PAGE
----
This morning was not any different than other days. After doing my morning rituals, next thing I checked were messages from my mom and what my friends and loved ones were up to in every nook and cranny of the globe. As I scrolled down smiling and occasionally laughing at funny posts and videos, I was taken aback by a Safety Check on Facebook posted by a friend from high school who lives in France.
This is the first time that someone I know had a close call with acts of terrorism and I was glad that he was fine. I immediately turned to online news to see what is going on over there. Clip after clip of videos just intensified the horror I felt about the attacks. Seeing the chaos and vicariously feeling the terror those people must have felt made me realize how such violence can alter a person’s life course. I had to sit it out for a moment when thoughts just started pouring in.
I realized one sure thing, life is one fleeting event. As I sit here now typing, I found that my present is but a moment that when I finish this sentence with a dot, it will be marked as my past. So fast that you can never go back. So I reminisced at my past and remembered the good and bad memories. But I chose to dwell on the good ones only. I recounted how fun my childhood was. I am an only child but I never felt alone since I grew up with a bunch of happy cousins and neighborhood friends not to mention I’ve found my best friend for life in kindergarten. I consider myself lucky.
Interesting to say that grade school was witness to my tomboy phase. My classmates can fully attest to that. It would even be a topic in our class chat room that I was an “Amazona” as a kid but high school in Angelicum College marked its end. The sweet “crush and puppy love” phase was an adorable chapter of my teenage life that I always enjoy recalling. Although I was a fat kid back then, it didn’t really bother me. I was too busy laughing and being just that, a kid. Happy to say that the highlight of my high school life was when I gained my closest friends. They gave me a thousand reasons to laugh and cry. And that’s what made them so special that they deserve a big chunk of my heart. I place them now as my own brothers and sisters since I have none.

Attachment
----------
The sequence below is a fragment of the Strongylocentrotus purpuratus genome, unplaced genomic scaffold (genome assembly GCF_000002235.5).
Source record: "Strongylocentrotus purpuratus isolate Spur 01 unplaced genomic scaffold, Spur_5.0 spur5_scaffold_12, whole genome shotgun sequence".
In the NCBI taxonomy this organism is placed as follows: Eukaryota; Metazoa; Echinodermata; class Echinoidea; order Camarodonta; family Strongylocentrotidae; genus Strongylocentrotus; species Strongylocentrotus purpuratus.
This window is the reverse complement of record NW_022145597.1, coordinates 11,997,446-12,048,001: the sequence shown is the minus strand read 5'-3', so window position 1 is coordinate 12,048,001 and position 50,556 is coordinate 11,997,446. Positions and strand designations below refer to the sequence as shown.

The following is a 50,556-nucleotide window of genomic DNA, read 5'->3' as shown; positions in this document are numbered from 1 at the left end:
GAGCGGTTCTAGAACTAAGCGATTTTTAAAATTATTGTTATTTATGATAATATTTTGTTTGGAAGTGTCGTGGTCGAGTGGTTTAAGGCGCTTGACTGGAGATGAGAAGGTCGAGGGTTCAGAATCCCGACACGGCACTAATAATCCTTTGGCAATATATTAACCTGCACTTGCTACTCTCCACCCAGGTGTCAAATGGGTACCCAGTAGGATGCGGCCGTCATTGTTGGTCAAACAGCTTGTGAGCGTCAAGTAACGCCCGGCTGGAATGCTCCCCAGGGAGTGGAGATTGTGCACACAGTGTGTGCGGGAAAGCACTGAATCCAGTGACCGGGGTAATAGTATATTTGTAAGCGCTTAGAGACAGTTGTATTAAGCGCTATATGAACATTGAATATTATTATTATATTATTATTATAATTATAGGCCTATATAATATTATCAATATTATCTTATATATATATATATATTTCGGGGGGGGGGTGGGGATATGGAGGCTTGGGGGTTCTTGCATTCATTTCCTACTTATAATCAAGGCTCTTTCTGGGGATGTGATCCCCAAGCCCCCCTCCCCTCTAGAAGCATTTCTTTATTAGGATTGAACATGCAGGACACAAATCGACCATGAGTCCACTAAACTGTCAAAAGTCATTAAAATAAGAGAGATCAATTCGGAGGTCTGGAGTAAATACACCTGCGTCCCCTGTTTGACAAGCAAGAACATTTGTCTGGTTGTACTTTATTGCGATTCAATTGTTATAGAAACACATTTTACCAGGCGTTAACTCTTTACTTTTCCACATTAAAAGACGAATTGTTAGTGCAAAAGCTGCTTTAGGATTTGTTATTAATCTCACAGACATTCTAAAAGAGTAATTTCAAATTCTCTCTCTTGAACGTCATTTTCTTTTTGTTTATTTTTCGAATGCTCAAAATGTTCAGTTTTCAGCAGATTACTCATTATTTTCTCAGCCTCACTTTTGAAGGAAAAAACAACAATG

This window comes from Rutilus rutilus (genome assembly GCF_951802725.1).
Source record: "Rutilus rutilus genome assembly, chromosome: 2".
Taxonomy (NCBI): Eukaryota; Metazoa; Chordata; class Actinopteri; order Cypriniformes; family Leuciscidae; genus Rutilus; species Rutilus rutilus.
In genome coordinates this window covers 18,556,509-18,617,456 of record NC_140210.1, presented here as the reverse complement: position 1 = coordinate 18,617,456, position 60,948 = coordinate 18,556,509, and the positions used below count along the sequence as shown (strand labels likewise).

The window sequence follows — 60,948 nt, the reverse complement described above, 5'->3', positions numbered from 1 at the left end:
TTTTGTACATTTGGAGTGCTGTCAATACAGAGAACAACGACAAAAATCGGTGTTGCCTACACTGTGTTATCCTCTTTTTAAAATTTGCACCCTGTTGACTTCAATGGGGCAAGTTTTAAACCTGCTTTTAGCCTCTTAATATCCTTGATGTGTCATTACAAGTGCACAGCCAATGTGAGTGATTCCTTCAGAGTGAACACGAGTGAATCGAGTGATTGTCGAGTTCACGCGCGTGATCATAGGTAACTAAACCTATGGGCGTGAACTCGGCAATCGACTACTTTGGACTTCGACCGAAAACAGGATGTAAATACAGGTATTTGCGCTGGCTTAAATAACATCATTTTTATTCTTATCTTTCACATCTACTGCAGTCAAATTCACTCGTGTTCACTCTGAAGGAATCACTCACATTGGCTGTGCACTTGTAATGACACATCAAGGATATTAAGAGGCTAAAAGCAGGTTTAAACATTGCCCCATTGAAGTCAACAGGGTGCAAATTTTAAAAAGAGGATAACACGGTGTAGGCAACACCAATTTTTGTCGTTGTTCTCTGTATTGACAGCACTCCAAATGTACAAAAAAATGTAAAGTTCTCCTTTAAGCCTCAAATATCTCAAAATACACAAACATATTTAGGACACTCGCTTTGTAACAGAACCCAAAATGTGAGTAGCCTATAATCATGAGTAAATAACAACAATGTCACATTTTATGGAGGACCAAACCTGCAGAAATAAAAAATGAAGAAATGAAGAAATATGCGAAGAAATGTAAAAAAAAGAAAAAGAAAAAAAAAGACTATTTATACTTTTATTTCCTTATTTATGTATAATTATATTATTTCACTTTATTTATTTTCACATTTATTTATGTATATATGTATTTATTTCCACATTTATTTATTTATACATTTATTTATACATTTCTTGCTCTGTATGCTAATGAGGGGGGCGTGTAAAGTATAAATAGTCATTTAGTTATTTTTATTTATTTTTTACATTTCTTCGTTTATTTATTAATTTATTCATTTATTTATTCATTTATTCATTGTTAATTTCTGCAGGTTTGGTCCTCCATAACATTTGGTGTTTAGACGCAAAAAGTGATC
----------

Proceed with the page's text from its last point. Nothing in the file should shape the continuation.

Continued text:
Going to college in UP was a different story. It was still fun but gone were the days of nonchalance. I had to come out of my protected shell and had to start acting like a young adult. There was a bit of revolt on my part but the call of maturity was strong. I had no way of getting out of it. In the end, I was happy to give in because I again found a good number of friends and a clearer purpose in life. We may not have seen each other in a long time but the friendship is still there. I don’t think it will ever be gone.
Finding my way through the sea of employment-hungry populace was not easy. Life after university years proved itself not to be easy. And it didn’t help that I was picky. I wanted a job that I felt would satisfy my every single professional need: decent money, travel, unconventional, and challenging. I thought I would never find it. Good that it was meant to be found in a small ad box in the Classifieds section of Manila Bulletin. Without my parents knowing, I signed up to be a Youth Worker for one of the biggest cruise lines in the world. I thought “Wow, a sailor (how I called it back then for a lack of a better term) haha!” That was a good ten-year adventure-filled chapter, a part of my life that deserves to be told on another series of blogs that would soon follow. I never thought that will be a life-turning event.
I developed friendships during my time on ships but as it is, we all had to part at some point. So I now have what you call an LDF or Long-Distance Friendships. Like LDRs, I can truly say that it is not for everyone. It gets hard to have friends who are far from you. There will be times when you miss them too much or you will worry about their safety when some bad news hits and you know for a fact that’s where they’re at. Those are the times that you become so thankful for technology. A quick click and you can instantly see how they’re doing.
In the light of what had tragically happened in Paris, I became more aware of what I should not take for granted. Now, I feel more blessed thinking of everyone I love and of the people whose lives have touched mine for the good. And I am grateful that they are fine wherever they may be. I am sure that from now I will always think of them and pray that they will always be safe and happy. That’s the least I can do as my small way of saying thank you.